Throwback: Young Conservatives of Texas have history of not shying away from controversy

Sara Reinsch

The Young Conservatives of Texas, also known as YCT, have not shied away from provocative stances and displays throughout their past, and the group’s latest demonstration is no exception. 

On Tuesday, after a flood of negative feedback from University students and administrators, YCT canceled its “Catch an Illegal Immigrant” event because the group was worried about University repercussions and the safety of its members. The group had planned to give out gift cards to students who could find individuals walking around with “illegal immigrant” labels on their clothes at the event. 

The Daily Texan reported a slew of attention-grabbing incidents involving YCT throughout the ’90s and 2000s.

YCT was the subject of ire in 2005 for trying to hold almost the same event as it proposed earlier this week. A post on the group’s website and a discussion at one of its meetings led to a protest where more than 200 angry demonstrators claimed YCT would be holding a “Capture an Illegal Immigrant” event on Texas Independence Day.

“We had discussed the idea because another chapter had done it,” YCT treasurer Michelle Putman said in an article published on March 2, 2005. “After we realized the numerous consequences and how the event could be misconstrued, we as an organization decided not to go through with it.”

In the same article, YCT Chairwoman Lauren Conner said the group did not support bigotry and hatred.

In September 1994, driven by its opposition to the promotion of the “gay and lesbian lifestyle,” YCT tried to cut University funding for a series of self-help workshops for gay, lesbian and bisexual students. Sherry Bell, the Student Health Center’s assistant director for health education at the time, said in a Sept. 13, 1994 article that the program had drawn between 25 and 60 students per workshop in the previous school year.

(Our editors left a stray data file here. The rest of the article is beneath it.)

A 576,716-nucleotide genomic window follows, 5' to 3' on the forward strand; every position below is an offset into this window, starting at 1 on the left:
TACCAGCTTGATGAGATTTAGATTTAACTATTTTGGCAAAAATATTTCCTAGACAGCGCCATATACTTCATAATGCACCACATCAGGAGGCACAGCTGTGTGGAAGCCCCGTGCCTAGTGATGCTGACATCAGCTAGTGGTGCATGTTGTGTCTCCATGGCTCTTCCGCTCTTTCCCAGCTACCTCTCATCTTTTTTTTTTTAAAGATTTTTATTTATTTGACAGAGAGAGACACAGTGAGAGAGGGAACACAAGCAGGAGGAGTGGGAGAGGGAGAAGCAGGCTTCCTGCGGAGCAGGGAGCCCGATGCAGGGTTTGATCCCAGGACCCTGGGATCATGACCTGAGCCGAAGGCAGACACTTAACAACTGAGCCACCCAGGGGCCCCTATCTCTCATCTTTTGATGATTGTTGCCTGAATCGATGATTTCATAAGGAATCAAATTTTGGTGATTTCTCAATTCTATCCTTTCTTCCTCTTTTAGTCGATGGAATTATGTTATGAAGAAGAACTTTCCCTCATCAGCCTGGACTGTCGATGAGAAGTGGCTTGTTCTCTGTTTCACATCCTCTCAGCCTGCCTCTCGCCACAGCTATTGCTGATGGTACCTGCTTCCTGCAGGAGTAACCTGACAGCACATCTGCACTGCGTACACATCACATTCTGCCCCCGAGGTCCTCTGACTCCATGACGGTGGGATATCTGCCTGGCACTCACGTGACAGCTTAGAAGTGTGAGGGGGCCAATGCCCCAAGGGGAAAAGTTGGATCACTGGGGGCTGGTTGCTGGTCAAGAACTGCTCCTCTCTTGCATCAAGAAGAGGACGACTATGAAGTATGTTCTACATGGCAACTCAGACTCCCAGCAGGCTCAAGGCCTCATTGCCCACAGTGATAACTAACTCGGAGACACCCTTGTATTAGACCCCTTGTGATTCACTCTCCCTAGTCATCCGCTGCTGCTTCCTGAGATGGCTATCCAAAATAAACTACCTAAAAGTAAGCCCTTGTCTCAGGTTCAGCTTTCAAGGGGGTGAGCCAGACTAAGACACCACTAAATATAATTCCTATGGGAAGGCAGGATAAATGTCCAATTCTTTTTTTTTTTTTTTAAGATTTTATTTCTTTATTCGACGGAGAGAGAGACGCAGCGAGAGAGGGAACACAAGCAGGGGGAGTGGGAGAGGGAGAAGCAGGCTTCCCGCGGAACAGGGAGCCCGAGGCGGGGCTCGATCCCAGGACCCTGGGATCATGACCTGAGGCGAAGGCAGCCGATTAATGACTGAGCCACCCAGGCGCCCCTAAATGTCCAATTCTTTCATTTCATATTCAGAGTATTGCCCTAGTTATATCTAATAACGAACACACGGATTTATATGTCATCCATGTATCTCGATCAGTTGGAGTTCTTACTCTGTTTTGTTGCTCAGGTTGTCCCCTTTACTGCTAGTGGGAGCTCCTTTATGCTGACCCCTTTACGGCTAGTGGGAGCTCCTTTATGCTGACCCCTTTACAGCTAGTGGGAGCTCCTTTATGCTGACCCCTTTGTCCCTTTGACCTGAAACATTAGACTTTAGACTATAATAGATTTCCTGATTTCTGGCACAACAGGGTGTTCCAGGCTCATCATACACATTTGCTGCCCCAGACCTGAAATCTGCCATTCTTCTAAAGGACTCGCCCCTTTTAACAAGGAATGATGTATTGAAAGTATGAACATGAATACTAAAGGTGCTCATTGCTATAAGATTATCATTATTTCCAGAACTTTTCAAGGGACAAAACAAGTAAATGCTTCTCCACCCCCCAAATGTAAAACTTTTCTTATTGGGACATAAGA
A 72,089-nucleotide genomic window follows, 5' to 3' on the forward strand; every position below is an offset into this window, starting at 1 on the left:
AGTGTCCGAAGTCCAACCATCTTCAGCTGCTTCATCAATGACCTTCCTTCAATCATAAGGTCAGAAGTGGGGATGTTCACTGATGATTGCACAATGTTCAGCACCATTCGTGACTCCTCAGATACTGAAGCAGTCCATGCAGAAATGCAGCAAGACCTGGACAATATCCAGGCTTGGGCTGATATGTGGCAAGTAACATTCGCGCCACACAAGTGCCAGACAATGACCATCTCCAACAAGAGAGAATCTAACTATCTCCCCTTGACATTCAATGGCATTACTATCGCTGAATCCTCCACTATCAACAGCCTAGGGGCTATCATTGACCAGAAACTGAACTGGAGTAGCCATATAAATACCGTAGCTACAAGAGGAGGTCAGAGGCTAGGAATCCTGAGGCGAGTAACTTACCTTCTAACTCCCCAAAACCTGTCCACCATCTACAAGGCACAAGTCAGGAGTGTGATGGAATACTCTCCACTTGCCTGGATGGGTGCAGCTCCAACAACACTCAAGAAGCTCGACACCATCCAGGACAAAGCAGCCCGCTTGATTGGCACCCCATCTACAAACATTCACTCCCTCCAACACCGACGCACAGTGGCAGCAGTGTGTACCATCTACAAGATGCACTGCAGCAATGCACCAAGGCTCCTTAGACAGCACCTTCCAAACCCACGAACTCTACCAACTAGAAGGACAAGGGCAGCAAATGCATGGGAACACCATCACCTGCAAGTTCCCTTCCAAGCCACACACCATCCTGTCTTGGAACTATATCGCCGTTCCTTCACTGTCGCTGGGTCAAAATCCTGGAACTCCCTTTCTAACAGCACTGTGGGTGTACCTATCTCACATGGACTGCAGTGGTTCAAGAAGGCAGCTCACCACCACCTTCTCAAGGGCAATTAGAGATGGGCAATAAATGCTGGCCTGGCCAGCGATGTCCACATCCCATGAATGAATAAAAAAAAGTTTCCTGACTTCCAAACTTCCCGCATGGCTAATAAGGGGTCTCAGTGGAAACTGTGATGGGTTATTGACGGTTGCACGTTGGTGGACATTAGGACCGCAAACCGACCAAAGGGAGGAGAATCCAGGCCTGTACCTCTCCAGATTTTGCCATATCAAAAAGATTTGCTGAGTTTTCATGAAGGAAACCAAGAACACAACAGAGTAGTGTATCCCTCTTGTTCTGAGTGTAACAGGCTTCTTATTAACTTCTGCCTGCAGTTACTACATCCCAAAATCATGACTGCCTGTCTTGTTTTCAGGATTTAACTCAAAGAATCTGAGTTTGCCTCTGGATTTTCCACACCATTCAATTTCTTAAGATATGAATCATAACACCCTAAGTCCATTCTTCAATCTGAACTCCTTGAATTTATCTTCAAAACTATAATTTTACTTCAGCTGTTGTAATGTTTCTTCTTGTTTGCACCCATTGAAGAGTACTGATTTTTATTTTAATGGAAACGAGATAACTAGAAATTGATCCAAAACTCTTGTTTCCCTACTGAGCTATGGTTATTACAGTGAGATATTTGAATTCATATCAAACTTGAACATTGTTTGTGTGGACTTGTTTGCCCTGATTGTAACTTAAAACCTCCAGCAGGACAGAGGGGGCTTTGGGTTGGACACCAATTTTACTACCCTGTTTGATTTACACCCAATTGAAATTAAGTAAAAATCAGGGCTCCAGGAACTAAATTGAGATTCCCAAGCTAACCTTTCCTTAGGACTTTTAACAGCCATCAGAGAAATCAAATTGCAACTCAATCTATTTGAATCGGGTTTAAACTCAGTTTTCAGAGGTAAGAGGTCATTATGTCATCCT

YCT’s initial goal was to pressure the health center into supporting the program with gift funds rather than student fees. The health center gave in to the funding swap after the group gained a state representative’s support and threatened to protest the meetings.

“We had to kill ‘Living With Pride,’” YCT Chairman Ashley Callahan said in a Sept. 22, 1994 article. “It was intolerable. … I want to save these people. I don’t want to encourage them in a lifestyle that is a one-way ticket to hell.”

Despite this funding “victory,” a few weeks later, YCT filed an open records request to obtain the names of the private donors who had contributed to the gift fund.

“I have a strong intuition that the people donating money to the Student Health Center didn’t intend for their gift funds to be used for something as objectionable as ‘Living With Pride,’” Callahan said in an article published on Sept. 29, 1994. “Once the donors to the University see what kind of program UT is sponsoring, they will take care of the problem for us.”

An Austin counseling center that worked with gay, lesbian and bisexual students said it would cover the costs of the workshops a week later, according to an Oct. 7, 1994 article.

YCT was involved in another debate three years later, when, at a September 1997 news conference supporting a ban on affirmative action, UT law professor Lino Graglia said blacks and Mexican-Americans were not academically competitive with whites. Graglia’s comment led several opponents to call for his job, but YCT stood by him.

“I think it’s an atrocity that our elected officials would suggest that a tenured professor should be removed from his job simply because he expressed a view that may be unpopular,” YCT Chairwoman Sonia Mohammed said in a Sept. 16, 1997 article.

As illustrated by this week’s incidents and the group’s past involvement in debates over immigration, gay and lesbian rights and a broad range of other political issues, YCT has never shied away from stances and actions that make it a vehicle for occasional controversy.